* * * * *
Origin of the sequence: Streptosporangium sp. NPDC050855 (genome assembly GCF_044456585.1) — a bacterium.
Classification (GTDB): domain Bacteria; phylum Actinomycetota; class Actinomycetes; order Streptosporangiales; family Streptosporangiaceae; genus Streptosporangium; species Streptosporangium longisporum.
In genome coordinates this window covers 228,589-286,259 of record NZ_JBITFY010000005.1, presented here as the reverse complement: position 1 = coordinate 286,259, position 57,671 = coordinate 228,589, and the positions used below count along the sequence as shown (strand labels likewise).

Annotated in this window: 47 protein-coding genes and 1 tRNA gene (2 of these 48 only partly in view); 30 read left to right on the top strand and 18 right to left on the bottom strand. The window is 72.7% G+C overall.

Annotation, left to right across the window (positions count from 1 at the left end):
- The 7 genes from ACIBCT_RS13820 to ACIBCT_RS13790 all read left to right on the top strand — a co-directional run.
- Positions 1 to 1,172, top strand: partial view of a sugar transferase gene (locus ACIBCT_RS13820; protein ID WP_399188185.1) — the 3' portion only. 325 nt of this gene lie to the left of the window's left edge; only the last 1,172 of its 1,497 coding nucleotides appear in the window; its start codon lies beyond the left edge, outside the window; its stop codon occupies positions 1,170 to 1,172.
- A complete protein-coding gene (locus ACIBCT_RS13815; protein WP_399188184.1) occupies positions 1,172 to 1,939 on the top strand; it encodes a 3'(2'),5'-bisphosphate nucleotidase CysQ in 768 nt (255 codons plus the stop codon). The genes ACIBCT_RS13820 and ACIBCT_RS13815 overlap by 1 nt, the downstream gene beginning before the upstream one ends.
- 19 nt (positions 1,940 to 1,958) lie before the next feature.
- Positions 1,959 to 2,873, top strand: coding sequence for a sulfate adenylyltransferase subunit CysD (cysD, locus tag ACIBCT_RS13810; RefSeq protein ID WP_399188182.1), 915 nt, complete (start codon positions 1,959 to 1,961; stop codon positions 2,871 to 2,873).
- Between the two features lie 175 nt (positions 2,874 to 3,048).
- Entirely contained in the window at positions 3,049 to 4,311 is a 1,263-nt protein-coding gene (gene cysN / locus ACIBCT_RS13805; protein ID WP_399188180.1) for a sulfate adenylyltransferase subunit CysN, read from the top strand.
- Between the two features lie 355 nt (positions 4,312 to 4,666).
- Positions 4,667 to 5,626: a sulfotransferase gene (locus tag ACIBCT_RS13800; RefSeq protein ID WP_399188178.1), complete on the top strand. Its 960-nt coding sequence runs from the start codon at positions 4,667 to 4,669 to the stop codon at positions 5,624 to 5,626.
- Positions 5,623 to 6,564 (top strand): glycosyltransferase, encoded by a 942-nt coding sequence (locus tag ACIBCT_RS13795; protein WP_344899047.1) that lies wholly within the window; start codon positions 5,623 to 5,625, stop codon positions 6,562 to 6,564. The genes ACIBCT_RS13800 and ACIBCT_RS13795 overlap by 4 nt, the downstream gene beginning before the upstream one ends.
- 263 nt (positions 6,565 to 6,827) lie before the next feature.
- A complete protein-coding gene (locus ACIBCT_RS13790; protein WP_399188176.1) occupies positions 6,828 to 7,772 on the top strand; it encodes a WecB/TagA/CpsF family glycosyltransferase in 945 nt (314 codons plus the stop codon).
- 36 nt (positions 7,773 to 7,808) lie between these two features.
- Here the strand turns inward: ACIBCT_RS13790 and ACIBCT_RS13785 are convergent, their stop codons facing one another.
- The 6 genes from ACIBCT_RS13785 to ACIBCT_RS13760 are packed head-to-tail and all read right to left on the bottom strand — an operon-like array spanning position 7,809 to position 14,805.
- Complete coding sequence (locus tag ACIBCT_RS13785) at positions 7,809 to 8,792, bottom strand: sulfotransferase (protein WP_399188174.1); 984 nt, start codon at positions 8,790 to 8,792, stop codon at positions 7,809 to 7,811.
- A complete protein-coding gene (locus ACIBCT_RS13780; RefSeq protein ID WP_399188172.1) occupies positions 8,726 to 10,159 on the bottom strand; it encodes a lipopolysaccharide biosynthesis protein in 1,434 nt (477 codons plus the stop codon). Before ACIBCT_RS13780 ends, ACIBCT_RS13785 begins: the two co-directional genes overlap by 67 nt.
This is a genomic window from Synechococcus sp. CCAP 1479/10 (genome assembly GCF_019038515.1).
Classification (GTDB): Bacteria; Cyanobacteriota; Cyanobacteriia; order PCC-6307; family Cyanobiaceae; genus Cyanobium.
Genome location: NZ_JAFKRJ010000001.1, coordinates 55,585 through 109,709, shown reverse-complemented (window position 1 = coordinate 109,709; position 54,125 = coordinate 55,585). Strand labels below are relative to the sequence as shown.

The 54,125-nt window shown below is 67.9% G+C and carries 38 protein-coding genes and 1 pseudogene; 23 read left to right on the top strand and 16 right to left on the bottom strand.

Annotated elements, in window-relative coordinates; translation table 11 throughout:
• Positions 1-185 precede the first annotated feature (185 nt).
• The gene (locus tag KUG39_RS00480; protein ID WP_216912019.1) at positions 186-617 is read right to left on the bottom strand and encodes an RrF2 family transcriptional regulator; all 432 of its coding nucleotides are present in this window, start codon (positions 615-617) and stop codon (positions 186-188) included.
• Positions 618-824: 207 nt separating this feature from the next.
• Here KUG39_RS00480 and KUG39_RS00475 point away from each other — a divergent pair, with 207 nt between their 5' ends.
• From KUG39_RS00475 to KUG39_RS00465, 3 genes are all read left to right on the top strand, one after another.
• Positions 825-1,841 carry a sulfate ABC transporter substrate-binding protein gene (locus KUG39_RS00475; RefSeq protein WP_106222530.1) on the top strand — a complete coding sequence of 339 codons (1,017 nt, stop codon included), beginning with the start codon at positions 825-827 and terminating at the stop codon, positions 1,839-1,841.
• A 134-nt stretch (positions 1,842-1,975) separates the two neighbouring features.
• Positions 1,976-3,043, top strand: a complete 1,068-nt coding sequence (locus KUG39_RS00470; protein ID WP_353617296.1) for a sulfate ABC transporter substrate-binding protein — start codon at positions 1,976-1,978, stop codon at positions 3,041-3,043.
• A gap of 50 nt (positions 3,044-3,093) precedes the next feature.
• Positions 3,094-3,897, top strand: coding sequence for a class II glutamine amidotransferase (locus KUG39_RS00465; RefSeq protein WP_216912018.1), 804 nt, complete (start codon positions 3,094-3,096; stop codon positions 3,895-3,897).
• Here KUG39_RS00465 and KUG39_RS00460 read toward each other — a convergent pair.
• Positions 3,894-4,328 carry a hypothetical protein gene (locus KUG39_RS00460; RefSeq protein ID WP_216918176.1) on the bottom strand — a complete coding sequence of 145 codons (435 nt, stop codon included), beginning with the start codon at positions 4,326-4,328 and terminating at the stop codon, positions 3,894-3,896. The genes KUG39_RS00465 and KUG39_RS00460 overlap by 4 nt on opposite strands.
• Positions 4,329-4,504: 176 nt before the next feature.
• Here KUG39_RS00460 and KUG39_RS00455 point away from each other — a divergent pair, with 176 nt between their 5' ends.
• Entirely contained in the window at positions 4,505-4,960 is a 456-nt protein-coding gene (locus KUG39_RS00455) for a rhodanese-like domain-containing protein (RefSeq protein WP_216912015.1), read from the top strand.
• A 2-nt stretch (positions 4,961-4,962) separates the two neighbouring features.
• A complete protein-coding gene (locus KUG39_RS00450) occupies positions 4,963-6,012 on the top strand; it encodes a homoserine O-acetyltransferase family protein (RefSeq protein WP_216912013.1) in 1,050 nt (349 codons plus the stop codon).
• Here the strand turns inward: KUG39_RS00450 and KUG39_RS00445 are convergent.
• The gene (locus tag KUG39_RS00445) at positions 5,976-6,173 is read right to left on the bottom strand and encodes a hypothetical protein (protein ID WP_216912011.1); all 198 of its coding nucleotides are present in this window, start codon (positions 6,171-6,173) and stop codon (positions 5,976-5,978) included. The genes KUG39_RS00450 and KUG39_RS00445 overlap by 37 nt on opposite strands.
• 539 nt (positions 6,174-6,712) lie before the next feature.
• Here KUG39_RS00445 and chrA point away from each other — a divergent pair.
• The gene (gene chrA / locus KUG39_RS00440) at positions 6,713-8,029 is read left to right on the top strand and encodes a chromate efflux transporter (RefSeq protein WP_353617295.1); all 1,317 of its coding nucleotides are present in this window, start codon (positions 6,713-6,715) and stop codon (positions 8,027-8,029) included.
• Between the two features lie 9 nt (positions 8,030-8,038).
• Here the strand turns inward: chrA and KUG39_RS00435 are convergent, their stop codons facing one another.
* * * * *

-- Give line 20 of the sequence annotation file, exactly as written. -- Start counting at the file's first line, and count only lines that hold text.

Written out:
- The 6 genes from ACIBCT_RS13785 to ACIBCT_RS13760 are packed head-to-tail and all read right to left on the bottom strand — an operon-like array spanning position 7,809 to position 14,805.